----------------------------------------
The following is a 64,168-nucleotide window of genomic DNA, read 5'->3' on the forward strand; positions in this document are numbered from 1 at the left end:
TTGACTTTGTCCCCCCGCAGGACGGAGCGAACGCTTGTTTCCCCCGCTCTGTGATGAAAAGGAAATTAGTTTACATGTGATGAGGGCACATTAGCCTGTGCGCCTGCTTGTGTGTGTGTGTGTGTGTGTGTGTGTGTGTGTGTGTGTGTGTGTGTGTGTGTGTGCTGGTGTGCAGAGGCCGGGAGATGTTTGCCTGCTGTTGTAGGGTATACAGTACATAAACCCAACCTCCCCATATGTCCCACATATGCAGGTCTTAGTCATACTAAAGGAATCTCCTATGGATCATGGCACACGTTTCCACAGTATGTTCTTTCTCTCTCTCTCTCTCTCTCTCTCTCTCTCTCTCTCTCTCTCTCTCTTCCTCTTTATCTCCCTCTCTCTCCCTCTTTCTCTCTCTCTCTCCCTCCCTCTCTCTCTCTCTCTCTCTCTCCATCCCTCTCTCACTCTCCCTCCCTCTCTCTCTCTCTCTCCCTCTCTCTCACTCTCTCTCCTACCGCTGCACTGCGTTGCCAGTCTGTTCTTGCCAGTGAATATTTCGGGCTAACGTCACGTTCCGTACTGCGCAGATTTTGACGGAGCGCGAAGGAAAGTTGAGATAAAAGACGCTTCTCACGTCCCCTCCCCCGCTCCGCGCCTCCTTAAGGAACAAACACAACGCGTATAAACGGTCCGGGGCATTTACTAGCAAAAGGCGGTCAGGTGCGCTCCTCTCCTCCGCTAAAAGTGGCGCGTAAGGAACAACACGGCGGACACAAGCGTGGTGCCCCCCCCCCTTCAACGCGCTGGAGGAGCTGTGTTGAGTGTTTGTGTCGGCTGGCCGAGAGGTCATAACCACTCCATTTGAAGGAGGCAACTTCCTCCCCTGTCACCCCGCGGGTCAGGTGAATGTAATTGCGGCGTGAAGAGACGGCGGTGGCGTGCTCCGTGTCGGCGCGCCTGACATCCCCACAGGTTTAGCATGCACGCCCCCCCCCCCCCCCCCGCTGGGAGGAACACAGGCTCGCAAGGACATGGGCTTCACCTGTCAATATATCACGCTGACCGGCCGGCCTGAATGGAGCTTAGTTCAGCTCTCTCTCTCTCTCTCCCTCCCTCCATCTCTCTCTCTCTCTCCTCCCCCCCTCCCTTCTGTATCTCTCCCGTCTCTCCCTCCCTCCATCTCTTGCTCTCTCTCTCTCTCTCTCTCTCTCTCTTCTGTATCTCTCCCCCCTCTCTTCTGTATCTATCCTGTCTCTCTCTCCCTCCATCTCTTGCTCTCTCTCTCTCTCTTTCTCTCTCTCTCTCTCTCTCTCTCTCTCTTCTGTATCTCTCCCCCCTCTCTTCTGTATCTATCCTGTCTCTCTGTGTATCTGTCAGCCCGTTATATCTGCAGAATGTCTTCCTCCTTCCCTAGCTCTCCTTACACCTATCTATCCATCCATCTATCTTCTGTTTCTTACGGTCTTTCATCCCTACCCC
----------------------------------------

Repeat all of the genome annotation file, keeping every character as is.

The following is a 64,168-nucleotide window of genomic DNA, read 5'->3' on the forward strand; positions in this document are numbered from 1 at the left end:
TTGACTTTGTCCCCCCGCAGGACGGAGCGAACGCTTGTTTCCCCCGCTCTGTGATGAAAAGGAAATTAGTTTACATGTGATGAGGGCACATTAGCCTGTGCGCCTGCTTGTGTGTGTGTGTGTGTGTGTGTGTGTGTGTGTGTGTGTGTGTGTGTGTGTGTGTGCTGGTGTGCAGAGGCCGGGAGATGTTTGCCTGCTGTTGTAGGGTATACAGTACATAAACCCAACCTCCCCATATGTCCCACATATGCAGGTCTTAGTCATACTAAAGGAATCTCCTATGGATCATGGCACACGTTTCCACAGTATGTTCTTTCTCTCTCTCTCTCTCTCTCTCTCTCTCTCTCTCTCTCTCTCTCTCTTCCTCTTTATCTCCCTCTCTCTCCCTCTTTCTCTCTCTCTCTCCCTCCCTCTCTCTCTCTCTCTCTCTCTCCATCCCTCTCTCACTCTCCCTCCCTCTCTCTCTCTCTCTCCCTCTCTCTCACTCTCTCTCCTACCGCTGCACTGCGTTGCCAGTCTGTTCTTGCCAGTGAATATTTCGGGCTAACGTCACGTTCCGTACTGCGCAGATTTTGACGGAGCGCGAAGGAAAGTTGAGATAAAAGACGCTTCTCACGTCCCCTCCCCCGCTCCGCGCCTCCTTAAGGAACAAACACAACGCGTATAAACGGTCCGGGGCATTTACTAGCAAAAGGCGGTCAGGTGCGCTCCTCTCCTCCGCTAAAAGTGGCGCGTAAGGAACAACACGGCGGACACAAGCGTGGTGCCCCCCCCCCTTCAACGCGCTGGAGGAGCTGTGTTGAGTGTTTGTGTCGGCTGGCCGAGAGGTCATAACCACTCCATTTGAAGGAGGCAACTTCCTCCCCTGTCACCCCGCGGGTCAGGTGAATGTAATTGCGGCGTGAAGAGACGGCGGTGGCGTGCTCCGTGTCGGCGCGCCTGACATCCCCACAGGTTTAGCATGCACGCCCCCCCCCCCCCCCCCGCTGGGAGGAACACAGGCTCGCAAGGACATGGGCTTCACCTGTCAATATATCACGCTGACCGGCCGGCCTGAATGGAGCTTAGTTCAGCTCTCTCTCTCTCTCTCCCTCCCTCCATCTCTCTCTCTCTCTCCTCCCCCCCTCCCTTCTGTATCTCTCCCGTCTCTCCCTCCCTCCATCTCTTGCTCTCTCTCTCTCTCTCTCTCTCTCTCTTCTGTATCTCTCCCCCCTCTCTTCTGTATCTATCCTGTCTCTCTCTCCCTCCATCTCTTGCTCTCTCTCTCTCTCTTTCTCTCTCTCTCTCTCTCTCTCTCTCTCTTCTGTATCTCTCCCCCCTCTCTTCTGTATCTATCCTGTCTCTCTGTGTATCTGTCAGCCCGTTATATCTGCAGAATGTCTTCCTCCTTCCCTAGCTCTCCTTACACCTATCTATCCATCCATCTATCTTCTGTTTCTTACGGTCTTTCATCCCTACCCC